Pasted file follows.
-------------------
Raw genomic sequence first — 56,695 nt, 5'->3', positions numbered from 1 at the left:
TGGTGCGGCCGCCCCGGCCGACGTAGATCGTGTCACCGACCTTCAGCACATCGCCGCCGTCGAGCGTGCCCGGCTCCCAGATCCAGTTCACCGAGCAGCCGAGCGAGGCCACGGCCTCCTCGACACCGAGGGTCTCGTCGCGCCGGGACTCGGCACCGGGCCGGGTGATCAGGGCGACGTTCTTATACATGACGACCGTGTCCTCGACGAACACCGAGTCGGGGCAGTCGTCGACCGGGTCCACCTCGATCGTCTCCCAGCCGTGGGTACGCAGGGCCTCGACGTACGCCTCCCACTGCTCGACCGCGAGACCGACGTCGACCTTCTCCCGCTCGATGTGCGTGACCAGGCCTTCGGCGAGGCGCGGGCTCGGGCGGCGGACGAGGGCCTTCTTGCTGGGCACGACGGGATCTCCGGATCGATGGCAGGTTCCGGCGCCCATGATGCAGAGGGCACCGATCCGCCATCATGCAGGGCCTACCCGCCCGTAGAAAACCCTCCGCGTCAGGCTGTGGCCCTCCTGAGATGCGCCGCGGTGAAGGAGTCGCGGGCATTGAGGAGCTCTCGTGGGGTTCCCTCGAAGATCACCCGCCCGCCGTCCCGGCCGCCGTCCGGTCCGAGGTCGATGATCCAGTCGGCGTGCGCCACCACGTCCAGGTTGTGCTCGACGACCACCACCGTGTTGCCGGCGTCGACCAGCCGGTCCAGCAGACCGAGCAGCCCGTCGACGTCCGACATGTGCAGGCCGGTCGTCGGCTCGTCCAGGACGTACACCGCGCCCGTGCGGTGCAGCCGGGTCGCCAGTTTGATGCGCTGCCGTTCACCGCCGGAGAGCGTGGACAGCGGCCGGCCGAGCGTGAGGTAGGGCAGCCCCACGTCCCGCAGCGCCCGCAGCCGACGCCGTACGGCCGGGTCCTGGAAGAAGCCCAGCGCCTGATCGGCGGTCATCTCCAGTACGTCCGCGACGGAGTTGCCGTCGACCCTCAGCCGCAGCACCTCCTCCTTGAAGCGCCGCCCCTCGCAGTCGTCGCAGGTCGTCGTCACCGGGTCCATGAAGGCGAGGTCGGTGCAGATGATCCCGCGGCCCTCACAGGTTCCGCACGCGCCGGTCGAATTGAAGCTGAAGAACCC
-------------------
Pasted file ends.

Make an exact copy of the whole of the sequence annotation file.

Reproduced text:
Raw genomic sequence first — 56,695 nt, 5'->3', positions numbered from 1 at the left:
TGGTGCGGCCGCCCCGGCCGACGTAGATCGTGTCACCGACCTTCAGCACATCGCCGCCGTCGAGCGTGCCCGGCTCCCAGATCCAGTTCACCGAGCAGCCGAGCGAGGCCACGGCCTCCTCGACACCGAGGGTCTCGTCGCGCCGGGACTCGGCACCGGGCCGGGTGATCAGGGCGACGTTCTTATACATGACGACCGTGTCCTCGACGAACACCGAGTCGGGGCAGTCGTCGACCGGGTCCACCTCGATCGTCTCCCAGCCGTGGGTACGCAGGGCCTCGACGTACGCCTCCCACTGCTCGACCGCGAGACCGACGTCGACCTTCTCCCGCTCGATGTGCGTGACCAGGCCTTCGGCGAGGCGCGGGCTCGGGCGGCGGACGAGGGCCTTCTTGCTGGGCACGACGGGATCTCCGGATCGATGGCAGGTTCCGGCGCCCATGATGCAGAGGGCACCGATCCGCCATCATGCAGGGCCTACCCGCCCGTAGAAAACCCTCCGCGTCAGGCTGTGGCCCTCCTGAGATGCGCCGCGGTGAAGGAGTCGCGGGCATTGAGGAGCTCTCGTGGGGTTCCCTCGAAGATCACCCGCCCGCCGTCCCGGCCGCCGTCCGGTCCGAGGTCGATGATCCAGTCGGCGTGCGCCACCACGTCCAGGTTGTGCTCGACGACCACCACCGTGTTGCCGGCGTCGACCAGCCGGTCCAGCAGACCGAGCAGCCCGTCGACGTCCGACATGTGCAGGCCGGTCGTCGGCTCGTCCAGGACGTACACCGCGCCCGTGCGGTGCAGCCGGGTCGCCAGTTTGATGCGCTGCCGTTCACCGCCGGAGAGCGTGGACAGCGGCCGGCCGAGCGTGAGGTAGGGCAGCCCCACGTCCCGCAGCGCCCGCAGCCGACGCCGTACGGCCGGGTCCTGGAAGAAGCCCAGCGCCTGATCGGCGGTCATCTCCAGTACGTCCGCGACGGAGTTGCCGTCGACCCTCAGCCGCAGCACCTCCTCCTTGAAGCGCCGCCCCTCGCAGTCGTCGCAGGTCGTCGTCACCGGGTCCATGAAGGCGAGGTCGGTGCAGATGATCCCGCGGCCCTCACAGGTTCCGCACGCGCCGGTCGAATTGAAGCTGAAGAACCC